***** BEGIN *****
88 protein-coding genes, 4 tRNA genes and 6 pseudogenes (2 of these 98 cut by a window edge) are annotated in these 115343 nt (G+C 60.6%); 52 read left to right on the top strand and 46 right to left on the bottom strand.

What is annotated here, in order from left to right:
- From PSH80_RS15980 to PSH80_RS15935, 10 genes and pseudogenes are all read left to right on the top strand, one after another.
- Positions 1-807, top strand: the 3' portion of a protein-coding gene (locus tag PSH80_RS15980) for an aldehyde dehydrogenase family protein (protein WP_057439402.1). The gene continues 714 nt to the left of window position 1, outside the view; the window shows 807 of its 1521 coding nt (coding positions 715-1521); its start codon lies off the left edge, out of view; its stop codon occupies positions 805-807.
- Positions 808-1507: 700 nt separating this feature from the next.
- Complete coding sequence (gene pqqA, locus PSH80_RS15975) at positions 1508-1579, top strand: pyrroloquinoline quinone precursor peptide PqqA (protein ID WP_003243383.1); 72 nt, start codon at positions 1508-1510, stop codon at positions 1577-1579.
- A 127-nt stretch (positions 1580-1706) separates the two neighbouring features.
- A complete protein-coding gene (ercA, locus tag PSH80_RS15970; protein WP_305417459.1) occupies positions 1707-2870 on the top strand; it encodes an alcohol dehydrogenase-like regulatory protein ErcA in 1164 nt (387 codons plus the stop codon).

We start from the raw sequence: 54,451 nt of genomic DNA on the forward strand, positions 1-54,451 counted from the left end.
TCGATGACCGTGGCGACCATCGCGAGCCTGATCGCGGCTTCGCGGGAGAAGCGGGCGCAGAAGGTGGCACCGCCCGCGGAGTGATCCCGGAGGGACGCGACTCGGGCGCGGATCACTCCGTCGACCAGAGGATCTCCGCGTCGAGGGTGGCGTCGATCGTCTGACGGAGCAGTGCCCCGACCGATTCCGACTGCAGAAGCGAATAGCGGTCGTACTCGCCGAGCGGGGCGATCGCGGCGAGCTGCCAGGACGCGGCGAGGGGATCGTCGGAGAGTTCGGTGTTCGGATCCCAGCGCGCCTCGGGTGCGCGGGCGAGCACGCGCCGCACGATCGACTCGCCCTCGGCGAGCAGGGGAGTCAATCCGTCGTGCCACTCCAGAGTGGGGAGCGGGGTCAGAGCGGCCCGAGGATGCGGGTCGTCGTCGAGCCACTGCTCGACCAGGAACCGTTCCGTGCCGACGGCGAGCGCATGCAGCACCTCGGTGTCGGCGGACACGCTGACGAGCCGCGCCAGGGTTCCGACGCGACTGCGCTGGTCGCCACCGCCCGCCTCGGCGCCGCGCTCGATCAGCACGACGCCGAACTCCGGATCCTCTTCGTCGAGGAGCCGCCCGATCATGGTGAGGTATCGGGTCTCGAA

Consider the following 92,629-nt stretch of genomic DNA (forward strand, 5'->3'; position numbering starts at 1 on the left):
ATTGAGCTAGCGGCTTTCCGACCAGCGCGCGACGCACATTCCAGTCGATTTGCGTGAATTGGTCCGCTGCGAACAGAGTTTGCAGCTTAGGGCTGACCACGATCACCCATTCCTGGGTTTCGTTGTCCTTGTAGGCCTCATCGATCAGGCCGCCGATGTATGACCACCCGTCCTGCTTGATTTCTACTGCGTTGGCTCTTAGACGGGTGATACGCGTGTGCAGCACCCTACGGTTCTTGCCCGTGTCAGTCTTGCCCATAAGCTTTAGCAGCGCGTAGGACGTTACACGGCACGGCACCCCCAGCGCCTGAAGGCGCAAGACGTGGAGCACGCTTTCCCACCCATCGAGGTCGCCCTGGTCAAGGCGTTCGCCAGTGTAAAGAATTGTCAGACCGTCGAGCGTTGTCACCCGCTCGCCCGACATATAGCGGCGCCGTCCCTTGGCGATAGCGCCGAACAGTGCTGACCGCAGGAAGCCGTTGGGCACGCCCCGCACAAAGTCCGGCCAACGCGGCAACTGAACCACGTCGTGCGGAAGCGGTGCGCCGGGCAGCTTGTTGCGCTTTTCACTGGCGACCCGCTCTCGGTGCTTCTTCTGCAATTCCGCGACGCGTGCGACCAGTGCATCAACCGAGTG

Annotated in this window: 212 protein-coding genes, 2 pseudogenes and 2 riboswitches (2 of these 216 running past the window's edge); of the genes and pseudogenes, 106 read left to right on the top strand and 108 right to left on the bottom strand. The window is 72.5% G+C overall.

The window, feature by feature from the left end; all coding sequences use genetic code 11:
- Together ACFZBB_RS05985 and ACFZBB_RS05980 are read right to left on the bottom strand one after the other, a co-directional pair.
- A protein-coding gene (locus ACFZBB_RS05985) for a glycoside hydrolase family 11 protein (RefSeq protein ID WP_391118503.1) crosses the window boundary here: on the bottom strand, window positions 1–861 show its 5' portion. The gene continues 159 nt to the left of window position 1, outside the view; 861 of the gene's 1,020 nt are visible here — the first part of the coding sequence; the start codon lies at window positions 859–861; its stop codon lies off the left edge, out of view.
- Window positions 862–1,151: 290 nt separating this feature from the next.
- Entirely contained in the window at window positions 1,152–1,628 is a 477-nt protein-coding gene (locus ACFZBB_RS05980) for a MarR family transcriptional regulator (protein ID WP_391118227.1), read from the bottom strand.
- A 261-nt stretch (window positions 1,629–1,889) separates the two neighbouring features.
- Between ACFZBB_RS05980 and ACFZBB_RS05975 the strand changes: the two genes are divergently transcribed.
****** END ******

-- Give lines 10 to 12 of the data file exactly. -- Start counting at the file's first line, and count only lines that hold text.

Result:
TCGATGACCGTGGCGACCATCGCGAGCCTGATCGCGGCTTCGCGGGAGAAGCGGGCGCAGAAGGTGGCACCGCCCGCGGAGTGATCCCGGAGGGACGCGACTCGGGCGCGGATCACTCCGTCGACCAGAGGATCTCCGCGTCGAGGGTGGCGTCGATCGTCTGACGGAGCAGTGCCCCGACCGATTCCGACTGCAGAAGCGAATAGCGGTCGTACTCGCCGAGCGGGGCGATCGCGGCGAGCTGCCAGGACGCGGCGAGGGGATCGTCGGAGAGTTCGGTGTTCGGATCCCAGCGCGCCTCGGGTGCGCGGGCGAGCACGCGCCGCACGATCGACTCGCCCTCGGCGAGCAGGGGAGTCAATCCGTCGTGCCACTCCAGAGTGGGGAGCGGGGTCAGAGCGGCCCGAGGATGCGGGTCGTCGTCGAGCCACTGCTCGACCAGGAACCGTTCCGTGCCGACGGCGAGCGCATGCAGCACCTCGGTGTCGGCGGACACGCTGACGAGCCGCGCCAGGGTTCCGACGCGACTGCGCTGGTCGCCACCGCCCGCCTCGGCGCCGCGCTCGATCAGCACGACGCCGAACTCCGGATCCTCTTCGTCGAGGAGCCGCCCGATCATGGTGAGGTATCGGGTCTCGAA

Consider the following 92,629-nt stretch of genomic DNA (forward strand, 5'->3'; position numbering starts at 1 on the left):
ATTGAGCTAGCGGCTTTCCGACCAGCGCGCGACGCACATTCCAGTCGATTTGCGTGAATTGGTCCGCTGCGAACAGAGTTTGCAGCTTAGGGCTGACCACGATCACCCATTCCTGGGTTTCGTTGTCCTTGTAGGCCTCATCGATCAGGCCGCCGATGTATGACCACCCGTCCTGCTTGATTTCTACTGCGTTGGCTCTTAGACGGGTGATACGCGTGTGCAGCACCCTACGGTTCTTGCCCGTGTCAGTCTTGCCCATAAGCTTTAGCAGCGCGTAGGACGTTACACGGCACGGCACCCCCAGCGCCTGAAGGCGCAAGACGTGGAGCACGCTTTCCCACCCATCGAGGTCGCCCTGGTCAAGGCGTTCGCCAGTGTAAAGAATTGTCAGACCGTCGAGCGTTGTCACCCGCTCGCCCGACATATAGCGGCGCCGTCCCTTGGCGATAGCGCCGAACAGTGCTGACCGCAGGAAGCCGTTGGGCACGCCCCGCACAAAGTCCGGCCAACGCGGCAACTGAACCACGTCGTGCGGAAGCGGTGCGCCGGGCAGCTTGTTGCGCTTTTCACTGGCGACCCGCTCTCGGTGCTTCTTCTGCAATTCCGCGACGCGTGCGACCAGTGCATCAACCGAGTG